The Better Life Index of the Organisation for Economic Co-operation and Development
Among economists the following questions arise: Will new measures of well-being1 be any more meaningful than traditional indicators? Is the new focus on quality of life a welcome recognition that governments can and should promote happiness? In my study I introduce the OECD’s so-called Better Life Index, which was launched on 24 May 2011 and aims to measure wellbeing and progress. The index allows citizens to compare well-being1 across 34 countries in 11 topics – housing, income, jobs, community, education, environment, governance, health, life satisfaction, safety and work-life balance – giving their own weight to each of the topics. In this document I tend to focus on and show charts relating to the data and ranks concerning Hungary. Over the past 50 years, the OECD has developed a rich set of recommendations on policies that can best support economic growth. The task for economists is to develop an equally rich menu of recommendations on policies to support societal progress: better policies for better lives. The success of the OECD’s recent publication depends on its application and on its ability to give coherent shape to incoherent reality and asymmetric public policy objectives. Surely the quality of life, as people experience it, has got to be a key measure of progress and a central objective for any government.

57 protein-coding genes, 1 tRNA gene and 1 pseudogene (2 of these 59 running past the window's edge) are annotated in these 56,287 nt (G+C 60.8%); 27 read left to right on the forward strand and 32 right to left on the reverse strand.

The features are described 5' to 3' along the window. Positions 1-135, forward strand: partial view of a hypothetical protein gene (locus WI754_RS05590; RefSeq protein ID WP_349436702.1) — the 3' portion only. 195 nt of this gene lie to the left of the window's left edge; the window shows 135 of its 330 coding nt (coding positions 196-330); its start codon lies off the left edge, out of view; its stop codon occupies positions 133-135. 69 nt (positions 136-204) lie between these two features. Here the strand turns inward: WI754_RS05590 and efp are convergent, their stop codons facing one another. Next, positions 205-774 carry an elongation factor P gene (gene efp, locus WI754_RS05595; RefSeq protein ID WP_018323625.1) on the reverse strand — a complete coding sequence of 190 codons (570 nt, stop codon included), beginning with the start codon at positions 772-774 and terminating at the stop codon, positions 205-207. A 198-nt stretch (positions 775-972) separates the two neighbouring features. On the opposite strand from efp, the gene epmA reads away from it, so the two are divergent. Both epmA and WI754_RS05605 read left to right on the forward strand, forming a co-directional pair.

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- Bentham, Jeremy, 1781. "An Introduction to the Principles of Morals and Legislation," History of Economic Thought Books, McMaster University Archive for the History of Economic Thought, number bentham1781.
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